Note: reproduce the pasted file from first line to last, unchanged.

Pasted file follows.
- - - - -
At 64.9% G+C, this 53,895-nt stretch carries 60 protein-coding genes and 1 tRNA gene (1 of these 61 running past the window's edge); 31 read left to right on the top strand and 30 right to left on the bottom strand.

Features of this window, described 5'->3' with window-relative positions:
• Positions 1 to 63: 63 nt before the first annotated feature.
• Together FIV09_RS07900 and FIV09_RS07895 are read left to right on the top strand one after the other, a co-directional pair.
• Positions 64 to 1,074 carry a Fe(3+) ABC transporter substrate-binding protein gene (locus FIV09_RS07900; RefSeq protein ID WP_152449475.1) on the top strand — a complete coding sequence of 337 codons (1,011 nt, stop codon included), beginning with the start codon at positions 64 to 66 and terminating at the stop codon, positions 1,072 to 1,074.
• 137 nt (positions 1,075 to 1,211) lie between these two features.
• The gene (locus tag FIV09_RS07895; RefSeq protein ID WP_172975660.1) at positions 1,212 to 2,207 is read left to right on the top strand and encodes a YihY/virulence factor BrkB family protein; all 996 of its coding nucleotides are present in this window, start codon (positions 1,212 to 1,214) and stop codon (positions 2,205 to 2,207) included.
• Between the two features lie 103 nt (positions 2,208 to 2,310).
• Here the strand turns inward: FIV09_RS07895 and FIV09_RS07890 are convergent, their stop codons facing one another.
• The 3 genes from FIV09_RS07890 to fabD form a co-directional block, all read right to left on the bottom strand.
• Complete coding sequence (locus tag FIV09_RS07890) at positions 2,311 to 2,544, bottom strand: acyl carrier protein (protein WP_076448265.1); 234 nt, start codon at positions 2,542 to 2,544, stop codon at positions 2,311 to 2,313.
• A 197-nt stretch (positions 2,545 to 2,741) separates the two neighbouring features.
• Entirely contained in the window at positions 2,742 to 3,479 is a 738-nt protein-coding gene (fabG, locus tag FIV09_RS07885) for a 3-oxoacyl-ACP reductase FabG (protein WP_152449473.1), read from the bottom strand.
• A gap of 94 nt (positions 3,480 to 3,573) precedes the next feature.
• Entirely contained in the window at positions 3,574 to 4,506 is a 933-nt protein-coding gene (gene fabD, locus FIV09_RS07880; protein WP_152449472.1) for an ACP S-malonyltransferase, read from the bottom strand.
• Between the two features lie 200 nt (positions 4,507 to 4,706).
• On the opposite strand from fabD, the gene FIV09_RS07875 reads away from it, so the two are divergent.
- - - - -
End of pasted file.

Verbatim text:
At 64.9% G+C, this 53,895-nt stretch carries 60 protein-coding genes and 1 tRNA gene (1 of these 61 running past the window's edge); 31 read left to right on the top strand and 30 right to left on the bottom strand.

Features of this window, described 5'->3' with window-relative positions:
• Positions 1 to 63: 63 nt before the first annotated feature.
• Together FIV09_RS07900 and FIV09_RS07895 are read left to right on the top strand one after the other, a co-directional pair.
• Positions 64 to 1,074 carry a Fe(3+) ABC transporter substrate-binding protein gene (locus FIV09_RS07900; RefSeq protein ID WP_152449475.1) on the top strand — a complete coding sequence of 337 codons (1,011 nt, stop codon included), beginning with the start codon at positions 64 to 66 and terminating at the stop codon, positions 1,072 to 1,074.
• 137 nt (positions 1,075 to 1,211) lie between these two features.
• The gene (locus tag FIV09_RS07895; RefSeq protein ID WP_172975660.1) at positions 1,212 to 2,207 is read left to right on the top strand and encodes a YihY/virulence factor BrkB family protein; all 996 of its coding nucleotides are present in this window, start codon (positions 1,212 to 1,214) and stop codon (positions 2,205 to 2,207) included.
• Between the two features lie 103 nt (positions 2,208 to 2,310).
• Here the strand turns inward: FIV09_RS07895 and FIV09_RS07890 are convergent, their stop codons facing one another.
• The 3 genes from FIV09_RS07890 to fabD form a co-directional block, all read right to left on the bottom strand.
• Complete coding sequence (locus tag FIV09_RS07890) at positions 2,311 to 2,544, bottom strand: acyl carrier protein (protein WP_076448265.1); 234 nt, start codon at positions 2,542 to 2,544, stop codon at positions 2,311 to 2,313.
• A 197-nt stretch (positions 2,545 to 2,741) separates the two neighbouring features.
• Entirely contained in the window at positions 2,742 to 3,479 is a 738-nt protein-coding gene (fabG, locus tag FIV09_RS07885) for a 3-oxoacyl-ACP reductase FabG (protein WP_152449473.1), read from the bottom strand.
• A gap of 94 nt (positions 3,480 to 3,573) precedes the next feature.
• Entirely contained in the window at positions 3,574 to 4,506 is a 933-nt protein-coding gene (gene fabD, locus FIV09_RS07880; protein WP_152449472.1) for an ACP S-malonyltransferase, read from the bottom strand.
• Between the two features lie 200 nt (positions 4,507 to 4,706).
• On the opposite strand from fabD, the gene FIV09_RS07875 reads away from it, so the two are divergent.